Heart Disease and Hospital Deaths: An Empirical Study - American Board of Medical Specialties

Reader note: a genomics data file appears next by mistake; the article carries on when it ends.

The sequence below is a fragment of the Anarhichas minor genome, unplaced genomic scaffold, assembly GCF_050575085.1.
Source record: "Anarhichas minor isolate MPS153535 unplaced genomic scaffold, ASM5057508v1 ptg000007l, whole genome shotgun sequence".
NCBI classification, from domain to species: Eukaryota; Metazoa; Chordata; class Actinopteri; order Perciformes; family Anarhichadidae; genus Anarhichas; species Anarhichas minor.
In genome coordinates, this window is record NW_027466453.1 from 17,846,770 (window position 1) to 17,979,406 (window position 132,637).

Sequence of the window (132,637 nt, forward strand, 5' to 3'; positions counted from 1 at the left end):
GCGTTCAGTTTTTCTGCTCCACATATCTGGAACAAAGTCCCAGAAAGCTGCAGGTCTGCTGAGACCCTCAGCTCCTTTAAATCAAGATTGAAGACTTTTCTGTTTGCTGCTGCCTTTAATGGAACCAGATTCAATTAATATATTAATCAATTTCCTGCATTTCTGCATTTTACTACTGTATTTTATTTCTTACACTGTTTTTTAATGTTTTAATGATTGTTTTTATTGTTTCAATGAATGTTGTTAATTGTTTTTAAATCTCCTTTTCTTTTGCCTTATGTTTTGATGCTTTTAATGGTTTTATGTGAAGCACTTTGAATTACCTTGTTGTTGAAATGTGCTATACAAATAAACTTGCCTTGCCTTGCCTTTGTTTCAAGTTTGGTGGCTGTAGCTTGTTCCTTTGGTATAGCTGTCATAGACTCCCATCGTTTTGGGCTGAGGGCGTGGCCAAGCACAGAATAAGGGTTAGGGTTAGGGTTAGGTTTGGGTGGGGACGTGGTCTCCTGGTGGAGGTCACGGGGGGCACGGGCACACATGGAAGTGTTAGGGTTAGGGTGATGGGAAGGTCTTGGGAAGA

The study examines mortality rates of heart patients that survive their first day in the hospital. Three groups of patients diagnosed with atherosclerosis are examined: 1) those that undergo a CABG operation, 2) those that undergo a cardiac catheterization, but not CABG, and 3) those that experience the AMI, but don’t receive any treatment. Treating physician characteristics are board certification status and the volume of similar patients. Hospital characteristics include the presence of coronary care unit, teaching status, size, and volume of similar patients. Other factors taken into consideration are severity of illness, patient age, sex, and comorbidities. The findings reveal that AMI patients are more likely to survive if their attending physicians treat high volumes of AMI patients, and when they are board certified in family or internal medicine. CABG/cardiac catheterization patients are more likely to survive in hospitals that handle high volumes of such procedures. Further, AMI patients in teaching facilities are less likely to die, just as in facilities that have a cardiac care unit. Finally, age and comorbidity variables performed as expected.

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